Large flattened to slightly rounded clusters of clean white flowers are produced over a long period in late winter and early spring and attract a myriad of pollinators and other garden beneficials. Young stems are deep red to maroon and the foliage is glossy and deep dark green creating a nicely contrasting foil for the white flowers. Lord Byron Viburnum is a hybrid of our natives Viburnum obovatum and V. rufidulum and exhibits the durability and adaptability of both species with a close resemblance to V. rufidulum, the Rusty Blackhaw. Lord Byron naturally develops into a medium to large shrub and its only drawback is that it tends to produce suckers, in our experience, which may be desirable particularly in naturalistic settings. Easy and low maintenance with excellent vigor.
Our Lord Byron Viburnum puts up quite a few suckers but we generally cut them off and have it planted where it can be mowed around keeping it in bounds with minimal maintenance on our part under these conditions.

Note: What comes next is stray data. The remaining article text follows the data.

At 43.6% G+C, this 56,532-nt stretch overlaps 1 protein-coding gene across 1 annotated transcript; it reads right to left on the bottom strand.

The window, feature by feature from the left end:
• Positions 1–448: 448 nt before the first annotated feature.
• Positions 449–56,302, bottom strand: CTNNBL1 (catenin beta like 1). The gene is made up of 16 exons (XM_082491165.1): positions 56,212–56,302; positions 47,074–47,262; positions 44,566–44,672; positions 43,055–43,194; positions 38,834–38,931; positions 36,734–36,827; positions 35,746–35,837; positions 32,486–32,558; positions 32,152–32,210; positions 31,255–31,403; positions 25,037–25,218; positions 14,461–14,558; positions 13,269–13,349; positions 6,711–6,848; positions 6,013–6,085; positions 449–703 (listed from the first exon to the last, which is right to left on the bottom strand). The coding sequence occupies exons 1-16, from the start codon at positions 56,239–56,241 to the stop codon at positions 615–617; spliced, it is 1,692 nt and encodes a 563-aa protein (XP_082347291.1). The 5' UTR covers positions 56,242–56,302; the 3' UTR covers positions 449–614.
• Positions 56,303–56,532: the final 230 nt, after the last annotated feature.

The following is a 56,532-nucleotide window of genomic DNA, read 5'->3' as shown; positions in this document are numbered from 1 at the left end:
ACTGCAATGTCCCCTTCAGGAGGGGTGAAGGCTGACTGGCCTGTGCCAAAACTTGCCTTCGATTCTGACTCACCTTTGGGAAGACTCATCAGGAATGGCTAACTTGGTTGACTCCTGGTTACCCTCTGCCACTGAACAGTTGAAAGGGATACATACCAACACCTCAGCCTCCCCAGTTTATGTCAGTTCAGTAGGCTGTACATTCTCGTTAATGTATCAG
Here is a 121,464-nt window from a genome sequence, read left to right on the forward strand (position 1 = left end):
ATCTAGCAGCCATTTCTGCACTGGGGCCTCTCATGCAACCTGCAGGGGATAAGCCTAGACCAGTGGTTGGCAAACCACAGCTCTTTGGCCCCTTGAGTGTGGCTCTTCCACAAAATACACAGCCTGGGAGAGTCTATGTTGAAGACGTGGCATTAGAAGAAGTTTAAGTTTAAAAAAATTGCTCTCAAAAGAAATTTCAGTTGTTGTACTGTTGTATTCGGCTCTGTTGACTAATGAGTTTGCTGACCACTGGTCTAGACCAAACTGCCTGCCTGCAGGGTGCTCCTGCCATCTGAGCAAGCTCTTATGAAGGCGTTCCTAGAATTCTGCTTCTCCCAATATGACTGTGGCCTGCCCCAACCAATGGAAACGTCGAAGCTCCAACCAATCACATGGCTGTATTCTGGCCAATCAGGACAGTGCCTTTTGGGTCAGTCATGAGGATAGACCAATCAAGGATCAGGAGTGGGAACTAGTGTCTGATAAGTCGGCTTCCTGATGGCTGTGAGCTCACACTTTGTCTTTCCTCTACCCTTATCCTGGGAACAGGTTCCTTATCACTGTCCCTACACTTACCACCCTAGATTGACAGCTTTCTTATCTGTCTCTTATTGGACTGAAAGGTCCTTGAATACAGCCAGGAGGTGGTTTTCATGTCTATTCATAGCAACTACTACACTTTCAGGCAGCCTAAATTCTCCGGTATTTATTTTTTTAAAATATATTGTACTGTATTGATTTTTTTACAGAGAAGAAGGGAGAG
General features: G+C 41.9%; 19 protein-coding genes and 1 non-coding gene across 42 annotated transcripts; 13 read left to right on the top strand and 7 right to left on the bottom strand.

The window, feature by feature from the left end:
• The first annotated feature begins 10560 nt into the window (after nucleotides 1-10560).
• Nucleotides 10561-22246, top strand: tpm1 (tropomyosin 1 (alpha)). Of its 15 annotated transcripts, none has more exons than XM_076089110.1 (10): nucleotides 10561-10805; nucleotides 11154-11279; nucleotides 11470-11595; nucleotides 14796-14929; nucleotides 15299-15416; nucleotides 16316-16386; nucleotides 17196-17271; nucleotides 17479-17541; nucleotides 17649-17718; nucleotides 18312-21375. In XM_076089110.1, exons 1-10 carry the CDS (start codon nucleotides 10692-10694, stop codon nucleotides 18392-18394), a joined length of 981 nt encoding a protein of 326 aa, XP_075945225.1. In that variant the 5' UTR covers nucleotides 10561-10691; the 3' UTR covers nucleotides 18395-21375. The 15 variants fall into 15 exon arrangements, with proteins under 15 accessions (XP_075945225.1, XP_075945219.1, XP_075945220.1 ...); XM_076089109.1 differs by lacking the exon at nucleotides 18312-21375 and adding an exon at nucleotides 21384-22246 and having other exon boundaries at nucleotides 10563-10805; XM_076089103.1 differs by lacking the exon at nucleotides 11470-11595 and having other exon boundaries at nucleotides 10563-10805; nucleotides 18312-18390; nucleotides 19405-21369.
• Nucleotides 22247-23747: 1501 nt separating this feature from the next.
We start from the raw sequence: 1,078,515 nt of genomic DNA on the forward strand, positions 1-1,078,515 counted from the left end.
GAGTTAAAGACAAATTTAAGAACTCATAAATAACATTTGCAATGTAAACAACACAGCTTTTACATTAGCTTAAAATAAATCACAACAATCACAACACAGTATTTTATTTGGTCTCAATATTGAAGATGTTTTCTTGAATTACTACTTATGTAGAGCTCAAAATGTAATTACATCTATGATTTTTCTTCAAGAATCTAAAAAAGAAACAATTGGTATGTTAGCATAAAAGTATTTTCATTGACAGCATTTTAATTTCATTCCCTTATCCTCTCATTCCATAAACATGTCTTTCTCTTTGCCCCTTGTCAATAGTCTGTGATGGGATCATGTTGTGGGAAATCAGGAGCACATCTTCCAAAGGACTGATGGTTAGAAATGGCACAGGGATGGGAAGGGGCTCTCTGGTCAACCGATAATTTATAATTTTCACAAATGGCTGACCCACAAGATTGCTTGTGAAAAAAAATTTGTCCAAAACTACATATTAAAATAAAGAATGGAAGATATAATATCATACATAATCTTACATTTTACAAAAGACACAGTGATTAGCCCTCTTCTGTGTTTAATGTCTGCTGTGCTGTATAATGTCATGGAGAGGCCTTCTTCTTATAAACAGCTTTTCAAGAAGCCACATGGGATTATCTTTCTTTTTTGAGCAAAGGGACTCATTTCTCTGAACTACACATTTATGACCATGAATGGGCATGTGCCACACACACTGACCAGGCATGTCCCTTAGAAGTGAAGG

Grows To: 8-12'+H x 6-8'+W
USDA Cold Hardiness Zones: 7,8,9 (at least)
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Outdoor Light: Full sun, Mostly sunny, Part shade
pH Range: Acidic, Mildly Acidic, Neutral
Soil & Moisture: Average to well-drained soils. Somewhat drought resistant once well-established.
Fertilizing: Spring to midsummer.
Deer Resistance: Sometimes Bothered
Native To / Origin: US Gardens - Paul Cox, formerly of the San Antonio Botanic Gardens, TX
See our Planting A New Plant, How To, and General Growing Guide for basic planting, potting, and watering instructions